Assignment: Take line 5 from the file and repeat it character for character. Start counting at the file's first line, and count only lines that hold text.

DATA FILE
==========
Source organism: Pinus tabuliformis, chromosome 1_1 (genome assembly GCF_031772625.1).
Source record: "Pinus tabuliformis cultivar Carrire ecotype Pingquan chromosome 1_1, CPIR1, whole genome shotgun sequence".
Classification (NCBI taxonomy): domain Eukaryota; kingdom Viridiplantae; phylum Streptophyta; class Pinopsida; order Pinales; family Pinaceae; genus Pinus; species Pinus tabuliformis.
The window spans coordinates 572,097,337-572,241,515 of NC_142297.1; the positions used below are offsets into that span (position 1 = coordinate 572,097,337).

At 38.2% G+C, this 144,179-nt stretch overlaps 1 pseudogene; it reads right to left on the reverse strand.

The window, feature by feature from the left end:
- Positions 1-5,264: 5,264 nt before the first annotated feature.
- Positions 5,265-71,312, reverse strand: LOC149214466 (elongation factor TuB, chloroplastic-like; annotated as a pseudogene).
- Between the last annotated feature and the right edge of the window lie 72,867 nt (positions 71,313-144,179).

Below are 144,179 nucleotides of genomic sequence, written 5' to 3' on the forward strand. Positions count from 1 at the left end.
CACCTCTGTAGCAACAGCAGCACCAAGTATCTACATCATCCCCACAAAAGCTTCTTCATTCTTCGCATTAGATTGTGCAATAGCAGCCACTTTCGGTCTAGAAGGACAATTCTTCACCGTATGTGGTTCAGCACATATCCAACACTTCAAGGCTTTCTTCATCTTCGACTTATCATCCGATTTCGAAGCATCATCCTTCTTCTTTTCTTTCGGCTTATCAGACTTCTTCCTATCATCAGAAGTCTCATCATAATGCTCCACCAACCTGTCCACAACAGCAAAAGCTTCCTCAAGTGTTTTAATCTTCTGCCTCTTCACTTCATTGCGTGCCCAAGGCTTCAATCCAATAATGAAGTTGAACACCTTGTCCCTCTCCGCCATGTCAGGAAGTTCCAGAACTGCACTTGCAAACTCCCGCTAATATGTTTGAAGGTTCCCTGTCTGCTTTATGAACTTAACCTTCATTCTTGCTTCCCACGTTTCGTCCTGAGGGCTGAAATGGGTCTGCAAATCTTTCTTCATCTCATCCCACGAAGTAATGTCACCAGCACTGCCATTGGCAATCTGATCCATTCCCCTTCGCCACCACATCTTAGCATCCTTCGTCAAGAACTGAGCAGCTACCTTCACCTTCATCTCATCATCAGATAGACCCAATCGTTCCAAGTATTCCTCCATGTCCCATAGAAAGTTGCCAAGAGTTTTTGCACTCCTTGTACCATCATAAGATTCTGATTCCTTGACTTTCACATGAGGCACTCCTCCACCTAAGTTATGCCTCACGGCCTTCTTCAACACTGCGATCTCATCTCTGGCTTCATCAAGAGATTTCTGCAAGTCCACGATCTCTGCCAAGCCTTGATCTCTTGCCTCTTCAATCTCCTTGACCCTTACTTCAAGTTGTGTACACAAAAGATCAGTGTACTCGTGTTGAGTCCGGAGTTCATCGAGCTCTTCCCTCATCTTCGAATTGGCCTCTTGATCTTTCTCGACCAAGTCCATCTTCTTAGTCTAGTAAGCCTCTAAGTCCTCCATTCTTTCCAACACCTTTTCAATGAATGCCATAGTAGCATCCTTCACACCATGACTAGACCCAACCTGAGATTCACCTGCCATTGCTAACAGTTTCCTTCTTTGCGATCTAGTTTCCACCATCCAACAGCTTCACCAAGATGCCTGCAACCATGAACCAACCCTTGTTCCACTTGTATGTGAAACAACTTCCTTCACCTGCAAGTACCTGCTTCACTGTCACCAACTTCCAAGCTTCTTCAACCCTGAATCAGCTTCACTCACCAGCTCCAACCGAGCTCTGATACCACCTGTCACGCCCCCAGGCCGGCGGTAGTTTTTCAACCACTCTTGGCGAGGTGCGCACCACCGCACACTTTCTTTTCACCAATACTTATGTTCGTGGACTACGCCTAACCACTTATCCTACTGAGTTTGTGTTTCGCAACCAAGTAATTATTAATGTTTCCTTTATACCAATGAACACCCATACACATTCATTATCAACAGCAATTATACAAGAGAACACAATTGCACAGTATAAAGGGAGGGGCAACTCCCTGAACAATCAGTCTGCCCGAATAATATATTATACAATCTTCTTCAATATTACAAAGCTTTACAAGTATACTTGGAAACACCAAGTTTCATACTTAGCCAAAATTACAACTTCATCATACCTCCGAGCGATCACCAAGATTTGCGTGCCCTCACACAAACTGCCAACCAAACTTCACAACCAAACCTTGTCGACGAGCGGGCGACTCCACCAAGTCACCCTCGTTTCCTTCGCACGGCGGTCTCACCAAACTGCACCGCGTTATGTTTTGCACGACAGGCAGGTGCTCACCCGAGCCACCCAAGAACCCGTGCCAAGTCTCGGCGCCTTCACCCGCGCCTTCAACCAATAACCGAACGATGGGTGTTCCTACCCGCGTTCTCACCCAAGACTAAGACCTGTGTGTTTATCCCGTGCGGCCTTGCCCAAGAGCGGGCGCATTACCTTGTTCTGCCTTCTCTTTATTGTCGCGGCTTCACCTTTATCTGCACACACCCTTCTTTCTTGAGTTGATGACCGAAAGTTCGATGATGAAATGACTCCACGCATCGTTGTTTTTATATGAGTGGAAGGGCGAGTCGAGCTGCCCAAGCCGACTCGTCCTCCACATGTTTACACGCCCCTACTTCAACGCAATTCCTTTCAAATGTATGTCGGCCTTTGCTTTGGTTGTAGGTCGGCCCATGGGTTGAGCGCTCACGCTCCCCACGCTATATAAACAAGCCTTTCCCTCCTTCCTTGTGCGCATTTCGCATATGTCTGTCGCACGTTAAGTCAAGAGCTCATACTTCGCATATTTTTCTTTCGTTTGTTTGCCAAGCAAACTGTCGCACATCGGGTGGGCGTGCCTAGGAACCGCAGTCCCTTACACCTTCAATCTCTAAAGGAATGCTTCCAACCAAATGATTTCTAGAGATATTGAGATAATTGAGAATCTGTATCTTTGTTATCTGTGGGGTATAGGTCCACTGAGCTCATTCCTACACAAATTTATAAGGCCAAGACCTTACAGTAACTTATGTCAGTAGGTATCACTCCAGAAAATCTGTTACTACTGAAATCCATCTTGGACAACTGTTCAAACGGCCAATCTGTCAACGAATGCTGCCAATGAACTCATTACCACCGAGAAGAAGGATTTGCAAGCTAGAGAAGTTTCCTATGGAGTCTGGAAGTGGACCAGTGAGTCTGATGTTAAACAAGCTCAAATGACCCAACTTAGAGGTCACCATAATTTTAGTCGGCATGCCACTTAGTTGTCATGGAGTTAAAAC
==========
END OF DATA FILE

At 38.2% G+C, this 144,179-nt stretch overlaps 1 pseudogene; it reads right to left on the reverse strand.